UA Theatre’s final production of the season is a dazzling, emotional encapsulation of life, love and difficult choices.
“Songs for a New World” is the first musical from three-time Tony winner Jason Robert Brown. Originally performed off Broadway, it is a song cycle — a group of related songs performed together without the incorporation of dialogue — instead of a traditional musical.
Despite being an abstract collection of songs, the show exudes a sense of unity as each piece tells a complete story connected by the theme of pivotal moments. The show’s runtime of 80 minutes with no intermission perfectly captures the idea of making every moment count.
Brown had just arrived in New York at 20 years old when the musical debuted, ready to make it big. He had dozens of ideas for musicals but did not know where to start. In Brown’s own words, this show is about one moment: “It’s about hitting the wall and having to make a choice, or take a stand, or turn around and go back.”
The cast of 12 ensemble members performed a prologue-style opening number that set the tone for the entire show. Soloist Ryan Russell essentially sang the thesis of the musical: “It’s about one moment / the moment before it all becomes clear / and in that one moment / you start to believe there’s nothing to fear.”
This performance was my first time seeing a Brown musical live, and it was the first time I could truly appreciate the beauty of his book and score. The first sound I heard was a gorgeous piano line that exuded the feeling of hope.
The ending was equally as beautiful as the introduction. The finale, “Hear My Song,” was in a lullaby style. They softly sang, “I know it’s hard / but don’t give up yet.”
Standout performers such as Ashton Franquiz, Alex Horn and Eden Wilson delivered captivating vocal and emotional performances.
Franquiz, a senior, stole the show with her sonically diverse but thematically compatible solos, “Stars and the Moon” and “Surabaya-Santa.” She flawlessly transitioned from an emotional ballad about marital regret to a nightclub-style comedic performance. In the second song, Franquiz portrayed Mrs. Claus and scornfully bid farewell to her neglectful husband Santa.
Franquiz’s versatility translates to the dance floor, as well. She choreographed the second act-opener, “The World Was Dancing.”
Wilson, a freshman, also choreographed a number in the show. “The River Won’t Flow” was a care-free ensemble number with dynamic dance performances from Horn, Reese Edwards and Alexander Ahuja.
Wilson’s vocal performance was also incredible. Her solo “The Flagmaker” was devastatingly beautiful as a mother sang about the fear of losing her husband and child to war.
The song was made sadder by the following number, in which Kailan Clay, a senior, portrayed a dead soldier. While there is no confirmed connection to Wilson’s character, the possible parallel is positively heartbreaking.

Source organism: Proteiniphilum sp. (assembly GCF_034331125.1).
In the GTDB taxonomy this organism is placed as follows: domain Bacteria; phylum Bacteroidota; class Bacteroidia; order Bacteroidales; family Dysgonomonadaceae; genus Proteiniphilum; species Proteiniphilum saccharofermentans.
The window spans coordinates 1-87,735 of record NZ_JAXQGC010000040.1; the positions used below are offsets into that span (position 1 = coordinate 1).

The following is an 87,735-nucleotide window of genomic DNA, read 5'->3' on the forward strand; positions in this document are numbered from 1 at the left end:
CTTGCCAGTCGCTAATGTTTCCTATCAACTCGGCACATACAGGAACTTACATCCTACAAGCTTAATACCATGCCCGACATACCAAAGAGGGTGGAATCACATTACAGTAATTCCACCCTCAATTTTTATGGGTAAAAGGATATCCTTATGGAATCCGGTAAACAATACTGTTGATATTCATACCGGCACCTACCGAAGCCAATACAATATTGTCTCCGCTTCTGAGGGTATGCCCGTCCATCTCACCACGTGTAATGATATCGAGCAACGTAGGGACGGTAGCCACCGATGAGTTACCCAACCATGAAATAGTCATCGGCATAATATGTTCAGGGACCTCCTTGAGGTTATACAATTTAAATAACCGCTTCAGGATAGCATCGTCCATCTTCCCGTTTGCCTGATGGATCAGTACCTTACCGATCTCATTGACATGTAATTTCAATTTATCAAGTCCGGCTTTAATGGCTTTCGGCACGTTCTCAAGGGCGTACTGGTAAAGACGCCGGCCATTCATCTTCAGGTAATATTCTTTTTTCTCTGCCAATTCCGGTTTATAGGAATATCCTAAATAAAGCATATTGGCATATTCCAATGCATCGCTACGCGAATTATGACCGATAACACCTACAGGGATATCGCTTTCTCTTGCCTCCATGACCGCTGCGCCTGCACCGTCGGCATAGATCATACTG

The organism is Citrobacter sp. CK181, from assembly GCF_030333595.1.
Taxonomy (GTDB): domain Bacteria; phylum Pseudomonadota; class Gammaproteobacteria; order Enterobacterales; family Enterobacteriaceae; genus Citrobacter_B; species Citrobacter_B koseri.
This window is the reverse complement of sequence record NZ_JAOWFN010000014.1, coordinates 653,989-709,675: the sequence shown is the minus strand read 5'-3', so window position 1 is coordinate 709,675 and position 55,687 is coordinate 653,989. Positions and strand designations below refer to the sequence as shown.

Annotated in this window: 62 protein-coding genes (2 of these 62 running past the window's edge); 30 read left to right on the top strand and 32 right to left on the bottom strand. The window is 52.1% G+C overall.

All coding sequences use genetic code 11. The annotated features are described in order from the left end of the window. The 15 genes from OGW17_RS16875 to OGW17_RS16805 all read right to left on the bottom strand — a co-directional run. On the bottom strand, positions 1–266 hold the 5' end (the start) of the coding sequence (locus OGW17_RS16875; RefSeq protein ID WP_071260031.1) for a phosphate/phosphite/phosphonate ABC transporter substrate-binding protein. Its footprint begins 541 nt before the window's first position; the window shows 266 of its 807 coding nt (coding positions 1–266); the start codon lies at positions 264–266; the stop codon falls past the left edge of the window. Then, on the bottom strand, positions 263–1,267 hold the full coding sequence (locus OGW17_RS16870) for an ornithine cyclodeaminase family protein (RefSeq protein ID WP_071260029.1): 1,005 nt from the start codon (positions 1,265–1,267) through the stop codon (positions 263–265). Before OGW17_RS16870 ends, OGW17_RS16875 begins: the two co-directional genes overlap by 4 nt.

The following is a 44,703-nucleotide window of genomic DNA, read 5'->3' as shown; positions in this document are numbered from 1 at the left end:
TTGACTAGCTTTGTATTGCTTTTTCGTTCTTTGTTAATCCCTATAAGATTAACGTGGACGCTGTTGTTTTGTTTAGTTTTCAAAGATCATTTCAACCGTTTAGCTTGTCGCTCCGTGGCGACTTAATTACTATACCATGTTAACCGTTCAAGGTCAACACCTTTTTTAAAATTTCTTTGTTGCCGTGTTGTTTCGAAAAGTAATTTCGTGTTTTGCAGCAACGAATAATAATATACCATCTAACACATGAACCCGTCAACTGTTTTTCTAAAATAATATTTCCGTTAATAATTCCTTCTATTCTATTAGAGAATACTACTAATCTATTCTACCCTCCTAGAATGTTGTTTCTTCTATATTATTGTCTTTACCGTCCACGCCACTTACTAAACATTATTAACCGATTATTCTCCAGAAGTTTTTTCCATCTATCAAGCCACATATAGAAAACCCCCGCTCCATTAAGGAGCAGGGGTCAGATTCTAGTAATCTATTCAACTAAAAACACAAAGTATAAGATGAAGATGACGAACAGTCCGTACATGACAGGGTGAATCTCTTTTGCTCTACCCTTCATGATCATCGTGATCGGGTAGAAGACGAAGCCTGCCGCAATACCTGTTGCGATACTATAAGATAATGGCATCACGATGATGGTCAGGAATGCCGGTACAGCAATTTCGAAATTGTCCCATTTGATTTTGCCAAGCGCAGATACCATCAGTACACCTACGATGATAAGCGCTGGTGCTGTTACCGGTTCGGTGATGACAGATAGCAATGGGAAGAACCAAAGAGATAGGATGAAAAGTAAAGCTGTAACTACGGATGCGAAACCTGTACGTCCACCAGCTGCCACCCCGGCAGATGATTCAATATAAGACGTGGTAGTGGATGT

Though Horn, a senior, did not have any full-length solos, his powerful vibrato managed to shine. In addition to “The River Won’t Flow,” he was featured in the opening and closing numbers. He also sang gorgeous transitions, crooning inspiring lyrics.
Though I adored the synchronized choreography and powerful vocal performances, my favorite part of the show was definitely the acting. This cast proved traditional dialogue is not necessary to deliver a story effectively.
The costumes had a clear white and brown aesthetic, and the simplicity allowed the audience to focus more on the words rather than embellishments.
Lighting designer Austin Bomkamp’s work was straightforward but still impacted the mood, turning the stage blue during somber moments and brighter in moments of hope.
Another show highlight was the set, which immediately dazzled me when I walked into the theater. The set pieces were reminiscent of the deck of a ship with giant nets and sails, working for any scene or message the show wanted to convey. After watching the show, I made the connection that scenic designer Morgan McInnis could have meant this ship as a metaphor for a treacherous journey through the waters of life.
Some might claim this show is confusing, and I would not argue, but so is life. We seldom experience only one emotion at a time. Complications make life beautiful in the same way they make theater exciting.
Though “Songs for a New World” is a collection of songs Brown had in mind for other projects, the songs’ messages were so cohesive it felt like he had planned the interconnection his whole life. Perhaps young Brown’s fearful, hopeful subconscious impacted his writing as he pursued stardom.
The cast of this show managed to take an already incredible collection of stories and improve upon it with their talents. I recommend this show to anyone wanting to laugh, cry or anything in between.
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